Stuart Broad has retired but James Anderson wants to continue playing Test cricket

James Anderson has had a very ordinary series with the ball for England against Australia in the Ashes

Despite his partner in crime retiring from Test cricket after the end of the fifth and final Test match against Australia in the Ashes series, legendary fast bowler James Anderson has no plans to call his retirement and time soon and has defended his ordinary form which has not helped the home team in the ongoing series. 

Stuart Broad, who is only the second bowler in the history of Test cricket to have taken 600 or more wickets for any fast bowler, announced on Saturday that the end of the fifth and final Test match against Australia will be his last for England.

Both James Anderson and Stuart Broad have together played many Test matches for England and have been their best bowlers for more than a decade. 

James Anderson, who has been in the forefront of England fast bowling for more than one and a half decade now, is only 10 wickets short of completing 700 wickets in Test cricket and it is quite evident that the right arm fast bowler, who is about to turn 41 is in no mood of retiring anytime soon.

James Anderson told Sky Sports,

”I’d like to [make my own decision], yeah. But I’ve tried not to listen to the talk, because, for me, that question has been there for the last six years, and even longer than that.

James Anderson complained that for fast bowlers, it is always a question as soon as they turn 30, that they are using and or not fit enough to bowl in the longest format of cricket irrespective of the fact that someone like him is fit enough to play on.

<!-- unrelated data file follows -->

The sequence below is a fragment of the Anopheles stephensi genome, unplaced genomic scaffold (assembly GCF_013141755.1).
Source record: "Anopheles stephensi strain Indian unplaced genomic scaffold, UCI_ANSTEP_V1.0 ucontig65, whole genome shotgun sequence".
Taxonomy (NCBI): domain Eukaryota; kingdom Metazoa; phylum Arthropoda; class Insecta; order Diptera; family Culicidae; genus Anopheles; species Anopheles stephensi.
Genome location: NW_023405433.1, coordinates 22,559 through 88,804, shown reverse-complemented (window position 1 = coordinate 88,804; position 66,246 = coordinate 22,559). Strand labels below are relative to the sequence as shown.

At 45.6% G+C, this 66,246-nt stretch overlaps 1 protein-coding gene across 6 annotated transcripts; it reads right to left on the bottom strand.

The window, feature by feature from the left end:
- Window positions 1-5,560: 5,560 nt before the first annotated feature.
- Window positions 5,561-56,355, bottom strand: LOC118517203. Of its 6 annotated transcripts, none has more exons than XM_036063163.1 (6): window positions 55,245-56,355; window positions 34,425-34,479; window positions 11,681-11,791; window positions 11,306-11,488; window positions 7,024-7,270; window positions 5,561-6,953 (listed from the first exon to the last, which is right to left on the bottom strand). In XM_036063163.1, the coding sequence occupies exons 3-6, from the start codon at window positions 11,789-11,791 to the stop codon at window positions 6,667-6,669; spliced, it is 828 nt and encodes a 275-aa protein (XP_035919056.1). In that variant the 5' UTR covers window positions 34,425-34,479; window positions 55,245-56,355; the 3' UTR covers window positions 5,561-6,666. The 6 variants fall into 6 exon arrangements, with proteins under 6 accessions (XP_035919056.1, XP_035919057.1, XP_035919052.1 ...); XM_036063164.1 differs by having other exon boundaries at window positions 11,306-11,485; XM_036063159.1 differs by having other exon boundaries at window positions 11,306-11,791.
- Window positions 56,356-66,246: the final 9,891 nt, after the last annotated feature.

“As soon as you get into your 30s as a bowler, it’s ‘how long have you got left?’ And for the last three, four years, I feel like I’ve bowled as well as I ever have. I feel like I’ve been bowling with so much control. My body’s in a good place. My skills are as good as they ever have been,”

said James Anderson. 

The legendary seam bowler, who is also fondly called as the Burnley Express said,

”So I don’t feel like I’m bowling badly, or I’m losing pace, or on the way out. I feel like I can still offer a lot for this team.”

James Anderson has taken only five wickets in the ongoing Ashes series in England, a place where he has taken majority of us wickets in his career and has played a significant role in several of their series wins over many years. But James Anderson has been unable to make his impression on the current Australian batting lineup, which has done an incredible job on this tour.

“Unfortunately we all know, as professional cricketers, that you go through lean patches, whether you’re a batter and bowler. You just pray that it’s not in the most high-profile series that you can play in!,”

said the right-arm fast bowler.

“But for me, I try and look at it objectively. I look at how I’ve bowled in the game. Yes, I’ve not got the wickets that I wanted, but I’m still trying to do a job for the team, still trying to help the guy out at the other end as well, trying to create pressure and create something in the game.

James Anderson said that selection is something that is not in his hands and if the current England captain and coach, Ben Stokes and Brendon McCullum respectively, felt that he was not fit enough or of any use to the team, they would have told him accordingly.

“The selection side of it is a completely different issue. If Stokesy and Baz [Brendon McCullum] say you’ve not got the wickets we would have liked, I’m absolutely fine with that. But in terms of retirement, I have no interest in going anytime soon. I just I feel like I’ve got a lot more to give,”

added James Anderson.